Justice Department probes claims that AstraZeneca bribed Iraqi terrorists to win contracts

More than 100 veterans last year filed a bombshell lawsuit against several drugmakers, alleging they financed terrorism by paying bribes to win contracts with the Iraqi Ministry of Health. Now, the Department of Justice is investigating similar claims, according to an AstraZeneca securities filing that says it's part of the probe.

In the SEC document, the British drugmaker said it received an inquiry from the DOJ in "connection with an anti-corruption investigation relating to activities in Iraq, including interactions with the Iraqi government and certain of the same matters" as those in the lawsuit. An AZ spokesperson on Tuesday told FiercePharma the company has a "robust and dynamic compliance program, and we refuse to tolerate bribery or any other form of corruption."

Last year, veterans and family members sued AstraZeneca, Pfizer, Roche and Johnson & Johnson alleging the companies paid bribes to terrorists that "openly controlled the Iraqi ministry in charge of importing medical goods." The plaintiffs contend the drug companies "obtained lucrative contracts from that ministry by making corrupt payments to the terrorists who ran it." 

Second-quarter filings for the other defendants either did not mention a DOJ probe or had not yet been filed as of Tuesday morning. Representatives from the companies didn't immediately respond to requests for comment.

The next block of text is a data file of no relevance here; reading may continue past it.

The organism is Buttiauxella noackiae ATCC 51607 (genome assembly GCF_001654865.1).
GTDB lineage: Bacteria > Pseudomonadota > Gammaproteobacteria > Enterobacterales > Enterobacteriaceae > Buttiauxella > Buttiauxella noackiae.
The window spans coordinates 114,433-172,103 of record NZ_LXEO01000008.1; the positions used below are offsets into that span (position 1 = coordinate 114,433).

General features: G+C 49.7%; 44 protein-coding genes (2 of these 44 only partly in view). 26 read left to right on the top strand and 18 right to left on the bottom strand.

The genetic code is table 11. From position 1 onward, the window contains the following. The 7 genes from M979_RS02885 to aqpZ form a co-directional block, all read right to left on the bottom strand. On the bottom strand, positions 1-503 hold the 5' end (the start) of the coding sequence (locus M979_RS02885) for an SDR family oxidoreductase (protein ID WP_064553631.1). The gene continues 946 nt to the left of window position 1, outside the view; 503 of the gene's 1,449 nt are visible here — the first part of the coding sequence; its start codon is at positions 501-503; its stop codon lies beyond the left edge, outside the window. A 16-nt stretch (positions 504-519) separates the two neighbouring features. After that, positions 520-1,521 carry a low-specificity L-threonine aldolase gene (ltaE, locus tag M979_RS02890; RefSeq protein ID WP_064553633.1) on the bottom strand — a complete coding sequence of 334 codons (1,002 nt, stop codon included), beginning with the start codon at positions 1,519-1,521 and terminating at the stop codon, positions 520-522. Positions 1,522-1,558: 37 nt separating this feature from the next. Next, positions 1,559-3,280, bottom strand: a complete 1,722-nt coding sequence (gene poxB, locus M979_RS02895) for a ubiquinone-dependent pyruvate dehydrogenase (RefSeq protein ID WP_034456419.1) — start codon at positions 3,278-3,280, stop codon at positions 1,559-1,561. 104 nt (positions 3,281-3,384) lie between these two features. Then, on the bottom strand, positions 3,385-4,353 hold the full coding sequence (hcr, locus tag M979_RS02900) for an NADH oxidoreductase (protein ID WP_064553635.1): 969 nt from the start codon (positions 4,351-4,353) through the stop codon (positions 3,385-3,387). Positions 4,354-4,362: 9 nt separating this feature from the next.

At the time the lawsuit was filed, a Pfizer spokesperson said the company "categorically denies any wrongdoing." An AstraZeneca representative previously said the company has a "zero-tolerance policy for bribery and corruption" and was "disheartened that anyone would suggest we are connected to terrorism-related activity." Roche said it doesn't comment on ongoing lawsuits. J&J didn't respond to a request for comment.  

The suit claims illicit payments from the companies date back to the Saddam Hussein regime. According to the plaintiffs, Iraq's government-run healthcare system gave officials there "significant leverage" over the market and its players, and that the situation created a culture of "pervasive corruption." When Saddam's government collapsed and the Ministry of Health came under the control of Shiite terrorists, the bribes continued, the plaintiffs contend. 

Two Washington, D.C., law firms filed the complaint last October. The allegations stem from information from a dozen confidential witnesses, plus public and private documents, according to the lawyers.